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October 16, 2023 | Business

Do I Need a Holding Company?

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Robert Kleinfeldt

Senior Counsel

Ellie Sanders

Associate Attorney

Starting a business involves making numerous critical decisions, and one of the choices that often arises is whether to establish a holding company.  A holding company is a legal entity that holds the shares or ownership stakes in other businesses, known as subsidiaries.  While holding companies can offer various advantages, they may not be suitable for every business owner.  Connect with a seasoned corporate attorney to help you determine if one is right for your business.

What is a holding company?

Before we dive into the legal aspects, let’s clarify what a holding company is.  A holding company, also referred to as a parent company, is a corporation or limited liability company (LLC) that exists primarily to buy, own and otherwise control the ownership interests of other businesses, known as subsidiaries.  These subsidiary companies can be in the form of other corporations, LLCs, or even partnerships.  The holding company, in most cases, does not engage in operational activities itself but instead controls and oversees its subsidiaries.

What are the benefits of a holding company?

  • Limiting liability: The primary benefit of a holding company is to further limit your liabilities.  With a holding company structure, the obligations of each subsidiary are confined to that specific entity, meaning that a creditor of one subsidiary cannot lay claim to the assets held by the holding company or any other subsidiary.
  • Protecting assets and IP: Another legal advantage of a holding company is the ability to separate assets.  Each subsidiary typically operates as a distinct legal entity, and their assets are separate from those of the holding company and its other subsidiaries.  This separation can help protect the assets of one subsidiary from the legal issues or financial troubles of another.  For example, a holding company should hold ownership over important intellectual property assets like trademarked logos and business names to shield those assets from claims against the subsidiary.
  • Transacting business in several locations: With a holding company structure, your subsidiaries can be formed in the state that each does business.  Generally, this allows your holding company to avoid seeking a grant of authority to transact business in each state.  Instead, your holding company may limit its scope to one state, preferably one like Delaware, with favorable business laws and expedient courts specialized in corporate disputes.
  • Encouraging investors: Investors prefer to invest in holding companies, where there is less risk than investing in startups or other more risky ventures.  When Google changed to a holding company-operating company structure in 2015, one of their reasons for doing so was that shareholders were concerned about the company’s investments in areas like robotics and medical research. By restructuring, those investments were separated from Google’s core and profitable functions.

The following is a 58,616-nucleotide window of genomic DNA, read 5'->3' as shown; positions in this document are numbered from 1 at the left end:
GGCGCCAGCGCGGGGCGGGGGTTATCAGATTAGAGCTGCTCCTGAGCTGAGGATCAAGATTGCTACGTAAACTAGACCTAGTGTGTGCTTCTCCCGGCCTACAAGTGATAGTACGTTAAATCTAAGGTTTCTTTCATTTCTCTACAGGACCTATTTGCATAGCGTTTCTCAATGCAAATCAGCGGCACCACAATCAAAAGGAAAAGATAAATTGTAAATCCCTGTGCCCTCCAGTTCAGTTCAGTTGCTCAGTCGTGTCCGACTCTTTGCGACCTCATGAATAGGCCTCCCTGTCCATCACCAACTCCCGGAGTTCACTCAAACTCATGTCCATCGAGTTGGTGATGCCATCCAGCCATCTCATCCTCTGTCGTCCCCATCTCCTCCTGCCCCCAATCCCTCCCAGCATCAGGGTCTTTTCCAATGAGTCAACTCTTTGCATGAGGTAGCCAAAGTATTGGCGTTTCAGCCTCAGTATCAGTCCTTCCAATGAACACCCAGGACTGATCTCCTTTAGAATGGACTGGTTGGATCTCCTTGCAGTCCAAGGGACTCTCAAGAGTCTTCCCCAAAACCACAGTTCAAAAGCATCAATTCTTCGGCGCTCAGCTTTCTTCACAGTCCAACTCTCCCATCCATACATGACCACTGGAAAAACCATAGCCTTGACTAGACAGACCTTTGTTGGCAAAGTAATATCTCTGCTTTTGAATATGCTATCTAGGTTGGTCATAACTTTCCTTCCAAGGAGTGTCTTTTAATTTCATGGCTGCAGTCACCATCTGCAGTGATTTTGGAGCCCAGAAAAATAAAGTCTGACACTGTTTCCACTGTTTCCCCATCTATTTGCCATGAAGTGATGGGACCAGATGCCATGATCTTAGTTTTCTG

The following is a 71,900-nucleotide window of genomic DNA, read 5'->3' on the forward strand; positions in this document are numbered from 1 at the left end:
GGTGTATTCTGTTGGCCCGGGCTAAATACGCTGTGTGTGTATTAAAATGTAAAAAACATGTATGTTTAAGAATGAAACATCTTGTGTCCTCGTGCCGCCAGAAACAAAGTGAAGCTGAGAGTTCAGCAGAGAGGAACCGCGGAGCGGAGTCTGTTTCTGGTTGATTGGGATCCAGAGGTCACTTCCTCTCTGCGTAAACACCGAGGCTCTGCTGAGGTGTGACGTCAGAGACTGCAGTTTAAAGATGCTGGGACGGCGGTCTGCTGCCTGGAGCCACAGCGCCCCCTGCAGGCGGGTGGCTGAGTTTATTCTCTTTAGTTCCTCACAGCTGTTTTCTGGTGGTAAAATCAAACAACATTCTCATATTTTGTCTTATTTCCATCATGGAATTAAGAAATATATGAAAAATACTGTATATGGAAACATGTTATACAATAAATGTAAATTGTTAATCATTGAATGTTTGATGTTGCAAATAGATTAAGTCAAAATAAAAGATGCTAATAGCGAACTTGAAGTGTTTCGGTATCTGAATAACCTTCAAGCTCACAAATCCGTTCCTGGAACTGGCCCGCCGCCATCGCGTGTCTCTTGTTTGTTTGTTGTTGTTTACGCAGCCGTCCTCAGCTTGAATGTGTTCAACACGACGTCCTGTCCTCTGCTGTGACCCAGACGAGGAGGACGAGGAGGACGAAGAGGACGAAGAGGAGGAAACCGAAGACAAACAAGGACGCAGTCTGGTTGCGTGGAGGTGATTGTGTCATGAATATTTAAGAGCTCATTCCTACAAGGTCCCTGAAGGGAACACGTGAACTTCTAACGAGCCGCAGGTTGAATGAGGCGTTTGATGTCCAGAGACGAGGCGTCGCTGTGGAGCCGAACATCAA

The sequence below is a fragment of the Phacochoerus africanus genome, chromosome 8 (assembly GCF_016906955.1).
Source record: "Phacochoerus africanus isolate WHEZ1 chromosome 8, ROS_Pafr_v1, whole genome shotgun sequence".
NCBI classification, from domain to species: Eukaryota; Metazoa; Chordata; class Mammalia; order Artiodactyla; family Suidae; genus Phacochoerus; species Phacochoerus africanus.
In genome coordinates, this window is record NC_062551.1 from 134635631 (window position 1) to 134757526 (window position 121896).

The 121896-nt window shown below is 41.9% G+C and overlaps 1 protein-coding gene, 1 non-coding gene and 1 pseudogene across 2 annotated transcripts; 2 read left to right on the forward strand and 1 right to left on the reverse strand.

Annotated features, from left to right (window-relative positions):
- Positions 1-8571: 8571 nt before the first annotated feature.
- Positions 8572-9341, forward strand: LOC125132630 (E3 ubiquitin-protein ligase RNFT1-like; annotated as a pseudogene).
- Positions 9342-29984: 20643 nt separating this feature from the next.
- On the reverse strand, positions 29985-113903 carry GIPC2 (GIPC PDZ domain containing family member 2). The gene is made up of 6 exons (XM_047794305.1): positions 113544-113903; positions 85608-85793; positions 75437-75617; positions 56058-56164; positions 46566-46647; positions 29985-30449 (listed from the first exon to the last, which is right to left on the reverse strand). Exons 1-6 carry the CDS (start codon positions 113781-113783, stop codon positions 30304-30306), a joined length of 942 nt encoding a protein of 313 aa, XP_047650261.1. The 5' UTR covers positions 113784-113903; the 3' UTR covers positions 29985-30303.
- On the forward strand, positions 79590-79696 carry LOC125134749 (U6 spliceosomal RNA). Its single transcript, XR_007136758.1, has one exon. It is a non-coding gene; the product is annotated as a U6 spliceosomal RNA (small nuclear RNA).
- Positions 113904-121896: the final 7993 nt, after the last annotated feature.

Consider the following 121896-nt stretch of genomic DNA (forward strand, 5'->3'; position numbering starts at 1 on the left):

• Centralizing management: One of the primary purposes of a holding company is to control subsidiary companies.  The holding company usually holds a majority of the shares or ownership interests in these subsidiaries, giving it significant control over their operations.  This control can be beneficial for strategic decision-making, financing, and long-term planning.
  • Maximizing tax benefits: One of the most significant legal considerations when establishing a holding company is the potential tax benefits.  Holding companies can facilitate tax planning and optimization, such as tax deferral and tax consolidation.

How should I structure my holding company?

Holding companies can take on various legal structures, including corporations and LLCs.  The choice of legal structure depends on factors like liability protection, tax implications, and regulatory requirements.  Here’s a brief overview of the two most common types:

  1. Corporation: Forming a holding company as a corporation typically offers strong liability protection.  Shareholders’ personal assets are shielded from the company’s debts and legal obligations.  However, corporations often face double taxation, where both the company’s profits and shareholders’ dividends are taxed.
  2. Limited Liability Company (LLC): Holding companies structured as LLCs also provide liability protection, but they have more flexible tax options.  LLCs can choose to be taxed as pass-through entities, where income is only taxed at the individual level, potentially reducing overall taxation.


While holding companies offer several legal advantages, such as asset protection, tax benefits, and centralized control, they may not be suitable for every business.  Consulting with legal and financial professionals can help you navigate the complexities of forming and operating a holding company.  If you would like to discuss whether establishing a holding company aligns with your business goals and the legal and regulatory environment in which you operate, reach out to a member of our team for next steps.



Photo by Getty Images on Unsplash
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